Iceland Forgives Mortgage Debts in a Year of Jubilee
One of the more interesting parts of the Bible deals with the idea of “the Year of Jubilee,” in which all debts are forgiven.
The common interpretation combines a bit of Leviticus, which actually includes the concept of the Year of Jubilee, with a bit of Deuteronomy that reads “At the end of every seventh year you must cancel the debts of everyone who owes you money.” Leviticus says Jubilee happens every 50 years, not every 7, and it’s a little more about letting the land rest for a year and reclaiming property (which seems like the opposite of forgiving debts), but I’m not a theologian, so you can explain the finer nuances to me in the comments.
Anyway, every once in a while we decide to test the idea of the Jubilee, to see if we can get it to work. You might remember Strike Debt’s Rolling Jubilee, which worked to buy debt “for pennies on the dollar” and then pay it off. It wasn’t unsuccessful, in that it did pay off some debt, but it wasn’t a game-changer.
The latest group to test-run the Year of Jubilee? The government of Iceland.
NPR’s Planet Money recently ran an episode on Iceland’s “correctment,” in which the government agreed to cancel mortgage debt that its citizens accrued during its recent financial crisis. Basically, during the crisis, the amount of money that people owed on their adjustable mortgages jumped up significantly during a period of rapid inflation. So now the government is forgiving the debt—or at least the percentage of the debt that was incurred as a result of the inflation.
The interesting part is that they’re not just making the money disappear (which, you know, we could do, it’s just numbers after all). The government is paying off the debt in an deliciously ingenious way, as Planet Money explains:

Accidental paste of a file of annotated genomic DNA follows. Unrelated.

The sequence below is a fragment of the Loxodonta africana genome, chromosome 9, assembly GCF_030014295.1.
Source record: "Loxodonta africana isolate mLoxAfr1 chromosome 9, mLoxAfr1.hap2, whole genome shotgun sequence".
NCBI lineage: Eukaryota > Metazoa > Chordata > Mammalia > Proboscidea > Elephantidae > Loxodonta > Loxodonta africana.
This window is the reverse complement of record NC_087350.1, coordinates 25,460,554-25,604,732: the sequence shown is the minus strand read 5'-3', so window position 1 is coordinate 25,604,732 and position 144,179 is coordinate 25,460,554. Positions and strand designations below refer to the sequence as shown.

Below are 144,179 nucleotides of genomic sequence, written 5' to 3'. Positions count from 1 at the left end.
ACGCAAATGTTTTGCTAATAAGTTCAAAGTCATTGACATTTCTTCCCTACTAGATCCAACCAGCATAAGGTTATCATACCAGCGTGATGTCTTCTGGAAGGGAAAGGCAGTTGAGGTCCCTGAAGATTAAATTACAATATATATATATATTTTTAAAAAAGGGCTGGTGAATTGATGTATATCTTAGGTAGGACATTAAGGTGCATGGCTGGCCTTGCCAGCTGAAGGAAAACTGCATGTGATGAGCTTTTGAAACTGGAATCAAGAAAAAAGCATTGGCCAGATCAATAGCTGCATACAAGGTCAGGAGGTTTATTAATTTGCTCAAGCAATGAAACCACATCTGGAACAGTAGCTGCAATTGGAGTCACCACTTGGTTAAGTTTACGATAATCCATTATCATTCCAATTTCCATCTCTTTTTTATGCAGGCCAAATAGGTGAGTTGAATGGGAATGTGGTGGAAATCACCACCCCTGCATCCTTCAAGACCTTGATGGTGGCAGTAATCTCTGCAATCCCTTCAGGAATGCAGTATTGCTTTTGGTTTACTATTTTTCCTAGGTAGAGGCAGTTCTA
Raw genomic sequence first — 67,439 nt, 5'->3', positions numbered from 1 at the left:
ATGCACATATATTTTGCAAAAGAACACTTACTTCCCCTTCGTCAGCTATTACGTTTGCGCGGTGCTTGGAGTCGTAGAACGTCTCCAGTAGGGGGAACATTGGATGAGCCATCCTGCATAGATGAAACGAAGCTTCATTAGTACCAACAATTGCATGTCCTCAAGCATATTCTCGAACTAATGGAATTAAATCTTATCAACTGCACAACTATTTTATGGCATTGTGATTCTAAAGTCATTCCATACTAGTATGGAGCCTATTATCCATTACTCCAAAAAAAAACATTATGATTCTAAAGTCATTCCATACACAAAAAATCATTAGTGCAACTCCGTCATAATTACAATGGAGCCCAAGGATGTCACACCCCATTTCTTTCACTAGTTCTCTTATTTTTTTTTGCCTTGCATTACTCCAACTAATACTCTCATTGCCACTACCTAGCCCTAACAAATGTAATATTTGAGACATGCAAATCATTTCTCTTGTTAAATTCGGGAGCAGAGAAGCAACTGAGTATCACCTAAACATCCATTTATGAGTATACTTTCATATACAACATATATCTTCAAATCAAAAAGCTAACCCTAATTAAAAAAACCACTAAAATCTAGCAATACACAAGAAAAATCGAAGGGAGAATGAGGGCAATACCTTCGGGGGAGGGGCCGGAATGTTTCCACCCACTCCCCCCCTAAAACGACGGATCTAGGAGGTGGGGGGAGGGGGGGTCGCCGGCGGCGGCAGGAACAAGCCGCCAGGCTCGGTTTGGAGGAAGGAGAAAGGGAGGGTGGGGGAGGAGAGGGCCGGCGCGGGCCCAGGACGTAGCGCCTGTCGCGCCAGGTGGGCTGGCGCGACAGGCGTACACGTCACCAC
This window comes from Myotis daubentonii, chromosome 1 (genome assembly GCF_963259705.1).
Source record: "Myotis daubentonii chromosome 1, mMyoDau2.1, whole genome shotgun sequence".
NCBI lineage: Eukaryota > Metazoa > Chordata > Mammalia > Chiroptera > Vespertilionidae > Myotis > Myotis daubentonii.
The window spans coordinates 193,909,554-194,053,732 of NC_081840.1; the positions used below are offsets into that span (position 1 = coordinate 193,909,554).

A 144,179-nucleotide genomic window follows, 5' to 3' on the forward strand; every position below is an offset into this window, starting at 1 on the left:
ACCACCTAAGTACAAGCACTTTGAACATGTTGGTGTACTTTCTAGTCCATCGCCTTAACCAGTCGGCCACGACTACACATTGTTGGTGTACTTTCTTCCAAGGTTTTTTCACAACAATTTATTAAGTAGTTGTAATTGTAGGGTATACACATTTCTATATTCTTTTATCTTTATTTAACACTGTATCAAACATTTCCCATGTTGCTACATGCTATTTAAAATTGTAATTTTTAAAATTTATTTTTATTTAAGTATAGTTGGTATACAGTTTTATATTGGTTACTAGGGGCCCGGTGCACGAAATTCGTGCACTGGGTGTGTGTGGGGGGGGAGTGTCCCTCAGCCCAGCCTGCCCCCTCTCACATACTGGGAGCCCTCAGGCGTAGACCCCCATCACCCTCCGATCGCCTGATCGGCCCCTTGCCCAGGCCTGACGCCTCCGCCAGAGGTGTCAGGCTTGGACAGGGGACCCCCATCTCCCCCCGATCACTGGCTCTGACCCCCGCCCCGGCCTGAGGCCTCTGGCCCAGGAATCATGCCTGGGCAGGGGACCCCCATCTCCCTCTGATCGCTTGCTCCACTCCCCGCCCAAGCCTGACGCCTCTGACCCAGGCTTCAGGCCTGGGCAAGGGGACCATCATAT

The money to pay for the Jubilee would come from a tax on those three dead Icelandic banks, banks that many people in Iceland blame for their financial crisis.
Now, if you were a Sunday School student like me, and you learned about the Year of Jubilee in Sunday School like me, you might have been the obnoxious kid who piped up “But what about the people who didn’t have any debt? What do they get?” Well, they don’t get anything. No surprises there.
But there’s a bit of an unexpected Matthew Effect going on—look at me proving I know other parts of the Bible too—in that those who hath debt shall be given, but those who hath not even the money to incur debt in the first place, they are still just as badly off:
The Jubilee leaves out people like Baldur and people who arguably need help the most – people who didn’t have enough money to buy a house. They were hurt by the financial crisis but they’re not getting anything here.
Baldur, in this case, is a person who bought his mortgage after the cutoff for the Jubilee. He’s still stuck with his debt. As Planet Money notes, people with student loans are also still stuck with their debt, even though their student loans also increased during the period of inflation.
So the Jubilee is imperfect, as Jubilees will always be.